• Szilagyi M
        • et al.
        Do pediatricians ask about adverse childhood experiences in pediatric primary care?.
        Acad Pediatr. 2016; 16: 154-160
        • Ford K
        • Hughes K
        • Hardcastle K
        • et al.
        The evidence base for routine enquiry into adverse childhood experiences: a scoping review.
        Child Abuse Negl. 2019; 91: 131-146
        • Finkelhor D.
        Screening for adverse childhood experiences (ACEs): cautions and suggestions.
        Child Abuse Negl. 2017; https://doi.org/10.1016/j.chiabu.2017.07.016
        • Schilling S
        • Murray A
        • Mollen CJ
        • et al.
        Pediatric emergency department and primary care provider attitudes on assessing childhood adversity.
        Pediatr Emerg Care. 2019; 35: 527-532
        • Loveday S
        • Hall T
        • Constable L
        • et al.
        Screening for adverse childhood experiences in children: a systematic review.
        Pediatrics. 2022; 149https://doi.org/10.1542/peds.2021-051884
        • McLennan JD
        • MacMillan HL
        • Afifi TO
        • et al.
        Routine ACEs screening is NOT recommended.
        Paediatr Child Health. 2019; 24: 272-273
        • Rariden C
        • SmithBattle L
        • Yoo JH
        • et al.
        Screening for adverse childhood experiences: literature review and practice implications.
        J Nurse Pract. 2021; 17: 98-104
        • Mishra K
        • Atkins DE
        • Gutierrez B
        • et al.
        Screening for adverse childhood experiences in preventive medicine settings: a scoping review.
        J Public Health. 2021; https://doi.org/10.1007/s10389-021-01548-4
        • Kia-Keating M
        • Barnett ML
        • Liu SR
        • et al.
        Trauma-responsive care in a pediatric setting: feasibility and acceptability of screening for adverse childhood experiences.
        Am J Community Psychol. 2019; 64: 286-297
        • Conn AM
        • Szilagyi MA
        • Jee SH
        • et al.
        Parental perspectives of screening for adverse childhood experiences in pediatric primary care.
        Fam Syst Health. 2018; 36: 62-72
        • Selvaraj K
        • Ruiz MJ
        • Aschkenasy J
        • et al.
        Screening for toxic stress risk factors at well-child visits: the addressing social key questions for health study.
        J Pediatr. 2019; 205 (e4): 244-249
        • Sacks V
        • Murphey D.
        The prevalence of adverse childhood experiences, nationally, by state, and by race or ethnicity.
        Child Trends. 2018; (Accessed April 4, 2019)
        • Bennett KP
        • Blake LN.
        Self-reporting and social desirability: the implications for e-cigarette data collection.
        Can J Public Health. 2016; 107: e136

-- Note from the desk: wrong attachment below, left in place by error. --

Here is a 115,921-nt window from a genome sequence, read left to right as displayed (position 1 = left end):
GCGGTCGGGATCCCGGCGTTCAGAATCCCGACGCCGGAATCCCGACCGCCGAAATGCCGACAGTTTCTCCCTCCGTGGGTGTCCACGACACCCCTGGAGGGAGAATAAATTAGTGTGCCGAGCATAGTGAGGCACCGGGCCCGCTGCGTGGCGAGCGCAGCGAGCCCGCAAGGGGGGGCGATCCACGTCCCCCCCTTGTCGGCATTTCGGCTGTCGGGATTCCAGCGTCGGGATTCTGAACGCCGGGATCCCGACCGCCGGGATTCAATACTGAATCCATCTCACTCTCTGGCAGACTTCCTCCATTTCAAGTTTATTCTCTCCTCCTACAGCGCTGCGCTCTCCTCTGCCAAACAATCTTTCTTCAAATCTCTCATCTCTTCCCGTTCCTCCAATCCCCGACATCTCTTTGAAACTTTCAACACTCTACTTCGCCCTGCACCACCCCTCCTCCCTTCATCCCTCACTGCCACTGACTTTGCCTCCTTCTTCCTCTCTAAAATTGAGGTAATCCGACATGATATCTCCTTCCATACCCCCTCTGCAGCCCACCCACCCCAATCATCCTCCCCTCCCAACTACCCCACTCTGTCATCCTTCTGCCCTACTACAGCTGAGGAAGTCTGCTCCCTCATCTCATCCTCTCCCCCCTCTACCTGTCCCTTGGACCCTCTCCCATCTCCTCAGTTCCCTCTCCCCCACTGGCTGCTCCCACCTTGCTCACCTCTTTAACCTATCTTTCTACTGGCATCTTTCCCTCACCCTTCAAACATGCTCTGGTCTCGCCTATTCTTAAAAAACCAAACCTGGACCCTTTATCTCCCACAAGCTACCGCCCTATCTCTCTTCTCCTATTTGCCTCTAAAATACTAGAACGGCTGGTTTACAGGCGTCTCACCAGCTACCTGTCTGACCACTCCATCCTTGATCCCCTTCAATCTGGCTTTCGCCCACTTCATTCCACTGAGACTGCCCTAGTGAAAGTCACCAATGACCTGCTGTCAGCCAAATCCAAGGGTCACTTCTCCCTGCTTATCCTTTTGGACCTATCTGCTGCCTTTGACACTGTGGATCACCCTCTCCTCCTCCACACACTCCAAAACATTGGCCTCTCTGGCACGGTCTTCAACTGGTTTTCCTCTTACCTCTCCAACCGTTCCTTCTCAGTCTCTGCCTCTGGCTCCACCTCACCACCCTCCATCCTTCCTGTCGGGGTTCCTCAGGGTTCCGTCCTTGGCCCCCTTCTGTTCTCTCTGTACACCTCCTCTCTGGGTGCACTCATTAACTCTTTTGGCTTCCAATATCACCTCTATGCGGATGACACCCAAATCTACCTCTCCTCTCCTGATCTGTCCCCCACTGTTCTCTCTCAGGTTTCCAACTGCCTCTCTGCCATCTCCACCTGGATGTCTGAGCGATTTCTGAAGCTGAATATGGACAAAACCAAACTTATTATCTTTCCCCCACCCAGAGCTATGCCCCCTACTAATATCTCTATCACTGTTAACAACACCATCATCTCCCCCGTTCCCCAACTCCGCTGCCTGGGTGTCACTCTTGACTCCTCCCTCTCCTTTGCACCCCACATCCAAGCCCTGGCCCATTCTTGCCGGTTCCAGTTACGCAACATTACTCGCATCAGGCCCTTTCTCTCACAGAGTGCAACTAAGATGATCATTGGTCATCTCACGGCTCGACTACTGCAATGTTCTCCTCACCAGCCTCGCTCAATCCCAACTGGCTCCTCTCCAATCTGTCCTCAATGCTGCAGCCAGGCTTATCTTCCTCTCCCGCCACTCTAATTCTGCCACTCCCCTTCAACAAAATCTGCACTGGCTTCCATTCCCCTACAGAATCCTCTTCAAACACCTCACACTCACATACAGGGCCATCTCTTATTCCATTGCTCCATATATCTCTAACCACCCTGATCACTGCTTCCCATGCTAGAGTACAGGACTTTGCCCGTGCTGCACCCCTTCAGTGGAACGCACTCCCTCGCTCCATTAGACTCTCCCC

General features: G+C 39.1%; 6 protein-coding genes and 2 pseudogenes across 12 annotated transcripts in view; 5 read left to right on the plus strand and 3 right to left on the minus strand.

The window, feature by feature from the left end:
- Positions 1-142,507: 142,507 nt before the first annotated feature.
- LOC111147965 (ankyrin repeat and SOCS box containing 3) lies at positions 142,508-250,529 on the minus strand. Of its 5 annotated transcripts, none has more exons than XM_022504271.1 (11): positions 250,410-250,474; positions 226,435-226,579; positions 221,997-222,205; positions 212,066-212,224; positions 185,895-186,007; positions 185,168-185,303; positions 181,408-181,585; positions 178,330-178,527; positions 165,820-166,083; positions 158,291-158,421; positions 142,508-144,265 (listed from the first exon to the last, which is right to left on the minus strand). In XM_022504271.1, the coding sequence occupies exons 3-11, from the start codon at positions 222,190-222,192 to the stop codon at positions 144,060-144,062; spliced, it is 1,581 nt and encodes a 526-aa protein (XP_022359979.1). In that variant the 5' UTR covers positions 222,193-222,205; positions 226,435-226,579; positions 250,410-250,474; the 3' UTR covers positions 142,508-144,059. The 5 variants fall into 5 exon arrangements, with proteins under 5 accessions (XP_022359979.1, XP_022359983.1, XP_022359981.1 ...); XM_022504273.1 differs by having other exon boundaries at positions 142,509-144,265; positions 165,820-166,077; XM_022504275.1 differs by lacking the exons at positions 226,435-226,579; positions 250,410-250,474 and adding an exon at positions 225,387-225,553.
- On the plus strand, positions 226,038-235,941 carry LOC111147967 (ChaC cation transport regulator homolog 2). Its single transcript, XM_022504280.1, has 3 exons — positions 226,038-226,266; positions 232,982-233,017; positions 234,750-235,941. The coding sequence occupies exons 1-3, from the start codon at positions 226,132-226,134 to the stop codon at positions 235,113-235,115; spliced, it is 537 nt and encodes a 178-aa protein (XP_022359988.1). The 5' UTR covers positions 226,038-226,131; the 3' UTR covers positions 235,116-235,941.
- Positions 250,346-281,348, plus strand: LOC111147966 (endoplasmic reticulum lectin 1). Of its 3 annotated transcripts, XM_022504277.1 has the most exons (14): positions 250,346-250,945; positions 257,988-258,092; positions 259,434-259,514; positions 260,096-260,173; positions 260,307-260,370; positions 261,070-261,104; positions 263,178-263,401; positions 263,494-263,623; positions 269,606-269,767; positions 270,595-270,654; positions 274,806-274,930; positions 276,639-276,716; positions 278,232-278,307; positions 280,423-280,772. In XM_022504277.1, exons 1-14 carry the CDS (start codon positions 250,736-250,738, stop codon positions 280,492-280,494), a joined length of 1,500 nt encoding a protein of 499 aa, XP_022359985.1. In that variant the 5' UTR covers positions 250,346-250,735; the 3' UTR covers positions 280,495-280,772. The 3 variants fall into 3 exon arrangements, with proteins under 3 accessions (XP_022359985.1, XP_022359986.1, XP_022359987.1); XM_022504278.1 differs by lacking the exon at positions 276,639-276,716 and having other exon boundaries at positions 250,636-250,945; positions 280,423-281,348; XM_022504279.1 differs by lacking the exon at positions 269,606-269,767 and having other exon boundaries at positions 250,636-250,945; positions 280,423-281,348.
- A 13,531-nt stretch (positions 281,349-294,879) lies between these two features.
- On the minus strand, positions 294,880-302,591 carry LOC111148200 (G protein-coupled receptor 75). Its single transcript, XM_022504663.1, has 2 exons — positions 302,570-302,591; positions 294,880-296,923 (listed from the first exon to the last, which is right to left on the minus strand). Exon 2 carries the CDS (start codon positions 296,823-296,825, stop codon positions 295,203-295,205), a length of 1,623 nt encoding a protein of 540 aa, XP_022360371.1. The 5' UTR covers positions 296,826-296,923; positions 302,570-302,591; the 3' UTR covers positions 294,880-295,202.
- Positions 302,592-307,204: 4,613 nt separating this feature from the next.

• Flores G
        • Salazar JC.
        Immigrant Latino children and the limits of uestionnaires in capturing adverse childhood events.
        Pediatrics. 2017; 140https://doi.org/10.1542/peds.2017-2842
        • Cronholm PF
        • Forke CM
        • Wade R
        • et al.
        Adverse hildhood experiences: expanding the concept of adversity.
        Am J Prev Med. 2015; 49: 354-361
      3. Burke Harris N RTS. Center for Youth Wellness ACE-Questionnaire (CYW ACE-Q Child, Teen, Teen SR). Published online 2015.

        • Charmaz K.
        Constructing Grounded Theory: A Practical Guide Through Qualitative Analysis.
        SAGE Publications Inc, Thousand Oaks, CA2006
        • Trauma and Justice Strategic Initiative Workgroup
        SAMHSA’s Concept of Trauma and Guidance for a Trauma-Informed Approach. 14-4884. Substance Abuse and Mental Health Services Administration, Rockville, MD2014
        • Ford J WC
        SAMHSA’s Trauma and Trauma-Informed Care Experts Meeting. Substance Abuse and Mental Health Services Administration, Rockville, MD2012
        • Koita K
        • Long D
        • Hessler D
        • et al.
        Development and implementation of a pediatric adverse childhood experiences (ACEs) and other determinants of health questionnaire in the pediatric medical home: a pilot study.
        PLoS One. 2018; 13e0208088
        • Gillespie RJ
        • Folger AT.
        Feasibility of assessing parental ACEs in pediatric primary care: implications for practice-based implementation.
        J Child Adolesc Trauma. 2017; 10: 249-256
        • Garg A
        • Boynton-Jarrett R
        • Dworkin PH.
        Avoiding the unintended consequences of screening for social determinants of health.
        JAMA. 2016; 316: 813-814
        • McLennan JD
        • Macmillan HL
        • Afifi TO
        • et al.
        Problems with the recommendation to implement ACEs screening.
        Paediatr Child Health. 2020; 25: 64-65
      4. Screening Programmes: A Short Guide. Increase Effectiveness, Maximize Benefits and Minimize Harm.
        World Health Organization, Geneva, Switzerland2020
        • Gentry SV
        • Paterson BA.
        Does screening or routine enquiry for adverse childhood experiences (ACEs) meet criteria for a screening programme? A rapid evidence summary.
        J Public Health. 2021; https://doi.org/10.1093/pubmed/fdab238